Implications and Programming Ideas to Increasing Political Engagement Among Latinas/os

The 2008 presidential elections heightened the importance of specific issues for most Latinas/os interviewed for this study. Because of this, they researched information from a variety of resources including news media outlets, on campus debates and political organizations, as well as gathered information from families, friends, and from limited political discussion in the classroom.

Thus, most Latinas/os saw the presidential elections as important because of their specific concerns including: immigration, health care, and education.

Because of this, all the Latinas/os that were legal citizens voted in the 2008 presidential elections. But the most perplexing finding is the view from most Latinas/os in this study that political knowledge and engagement were important, but at the same time, aside from voting, most Latinas/os disliked political campaigning, choosing a specific political organization to help out, or were just too busy with school and their careers to be involved.

Since these Latinas/os attend an urban, commuter college campus, it is not surprising that some would be too busy to politically participate on campus. However, it is surprising that these students are aware of the importance of political participation, but only according to their constructions of what that should be. Since Hispanic-serving institutions and most other colleges around the country are mainly commuter campuses, it is essential that they build PEP in their curricula particularly for Latinas/os who tend to be less politically knowledgeable and active than other ethnic groups. Klofstad (2010) for example found that civic talk among peer-networks within the classroom had long-term effects that resulted in political engagement three years after. Thus, colleges could implement civic talk across the curriculum for entering cohorts of Latinas/os that would focus especially on issues that they are concerned about such as: immigration, health care, and education. For example, in an English Literature class examining Latina/o authors, civic talk could include discussing the backgrounds of the authors and relate these directly to political issues such as their immigration journeys. In a Mathematics/Statistics course, instructors can

incorporate various statistics concerning number of people who vote, percentage of people who vote on specific issues, specific governmental budget allocations, etc., that would inform Latinas/os about American politics in general. In an American History course Latina/o students could trace the parallels between immigration issues in the 19th Century with immigration issues in the 21st Century.

Similarly, Schamber and Mahoney (2008) found that their students in a first-year general education course focused on community-based learning made significant gains in political knowledge and engagement. Latinas/os in college tend to come from low socioeconomic backgrounds and thus, community based learning might make them aware of how they can positively impact their own neighborhoods by incorporating their academic knowledge into political engagement. For example, incoming minority scholarship students at The Pennsylvania State University take a general orientation course that has them incorporate what they learn in their different courses in the surrounding community. Students must present in this course what specific knowledge they are applying in the community and how this knowledge could be expanded in the future. Colby, Beaumont, Ehrlich, and Corngold (2007) found that PEP resulted in political learning, did not change students‟ political ideology or party affiliation, and that significant learning gains were made by students not interested in political issues. Therefore, PEP can be implemented across the curriculum without faculty or administrators fearing political indoctrination in the classroom. Whatever methods colleges implement, what is important is that they assess the needs of their distinct Latina/o populations and ensure that a new population of Latina/o college graduates are politically knowledgeable and have sufficient political engagement experience so that they may pass this down to their own children as well as Latina/o communities.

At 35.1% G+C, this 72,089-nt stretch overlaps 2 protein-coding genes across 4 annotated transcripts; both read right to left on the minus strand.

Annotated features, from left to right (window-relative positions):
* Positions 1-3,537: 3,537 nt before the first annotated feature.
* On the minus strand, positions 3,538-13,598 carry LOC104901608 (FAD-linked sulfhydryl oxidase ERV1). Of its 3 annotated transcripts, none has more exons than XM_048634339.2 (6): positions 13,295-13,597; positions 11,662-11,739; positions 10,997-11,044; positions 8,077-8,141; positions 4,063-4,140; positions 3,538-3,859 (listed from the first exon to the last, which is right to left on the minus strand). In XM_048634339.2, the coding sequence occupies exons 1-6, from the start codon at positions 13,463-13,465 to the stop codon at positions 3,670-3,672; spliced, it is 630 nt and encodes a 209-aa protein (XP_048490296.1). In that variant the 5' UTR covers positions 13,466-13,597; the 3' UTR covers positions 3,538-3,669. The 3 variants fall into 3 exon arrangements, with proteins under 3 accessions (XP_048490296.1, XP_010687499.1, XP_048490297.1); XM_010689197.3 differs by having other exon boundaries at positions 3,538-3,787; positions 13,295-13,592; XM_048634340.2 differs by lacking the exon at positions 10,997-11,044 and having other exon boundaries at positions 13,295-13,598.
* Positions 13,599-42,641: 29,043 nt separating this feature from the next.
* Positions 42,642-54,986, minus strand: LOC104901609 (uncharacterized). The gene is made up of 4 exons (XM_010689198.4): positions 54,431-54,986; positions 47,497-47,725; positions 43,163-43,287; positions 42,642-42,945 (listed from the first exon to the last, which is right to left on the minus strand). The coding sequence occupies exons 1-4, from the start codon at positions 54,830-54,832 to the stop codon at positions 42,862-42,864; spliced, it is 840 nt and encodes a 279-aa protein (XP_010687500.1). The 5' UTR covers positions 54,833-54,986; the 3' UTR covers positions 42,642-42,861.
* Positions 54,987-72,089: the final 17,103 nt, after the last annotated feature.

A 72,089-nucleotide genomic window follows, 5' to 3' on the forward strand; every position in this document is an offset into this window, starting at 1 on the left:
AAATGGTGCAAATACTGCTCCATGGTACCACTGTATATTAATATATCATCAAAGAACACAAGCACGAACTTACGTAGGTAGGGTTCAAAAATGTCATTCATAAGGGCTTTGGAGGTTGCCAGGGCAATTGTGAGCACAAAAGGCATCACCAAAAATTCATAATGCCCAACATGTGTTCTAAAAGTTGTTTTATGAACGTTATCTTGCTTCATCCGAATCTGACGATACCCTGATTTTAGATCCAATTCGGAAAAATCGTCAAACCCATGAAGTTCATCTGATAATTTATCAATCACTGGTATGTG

Implications for Future Assessment and Research

Latinas/os are not a homogenous population. There are significant intergroup differences within each Latina/o ethnic group (Torres, 2004). The Spanish language, community and family ties are the general commonalities that Latinas/os share (Torres, 2004). Nevertheless, “these commonalities often overshadow distinct immigration patterns, varying ethnic experiences in the United States, and research findings that are different for particular ethnic groups (Torres, 2004, p.5-6). For example, Chicanas/os at the University of California Los Angeles, Puerto Ricans at the The City University of New York,

and Cuban Americans at FIU are all distinct Latina/o college student ethnic groups with different immigration, language, socioeconomic backgrounds, and rates of higher education attendance. Therefore, it is important for higher education practitioners and researchers to acknowledge these differences based on location and context when it comes to assessing for or researching political knowledge among these groups. Additionally, political knowledge interests may also be different for these groups because of their historical varied histories regarding immigration and citizenship in the U.S. For example, Cuban Americans who make it to U.S. land are allowed to stay while Puerto Ricans are automatic U.S. citizens. Chicanas/os have a long history with the U.S. regarding territories, immigration, and lack of quality education. Thus, for all these groups, political knowledge and concerns are all going to be different and should be taken into account when considering political knowledge programming.


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About the Author:

Dr. Roger Geertz Gonzalez is an assistant professor of Higher Education and Program Leader for the Master‟s in Science in International and Intercultural Education at Florida International University. His research interests are college student civic engagement, ethnic identity development among Latinas/os and non-Hispanic White college students, Indigenous higher education, and comparative higher education policy.

Email: gonzaro@fiu.edu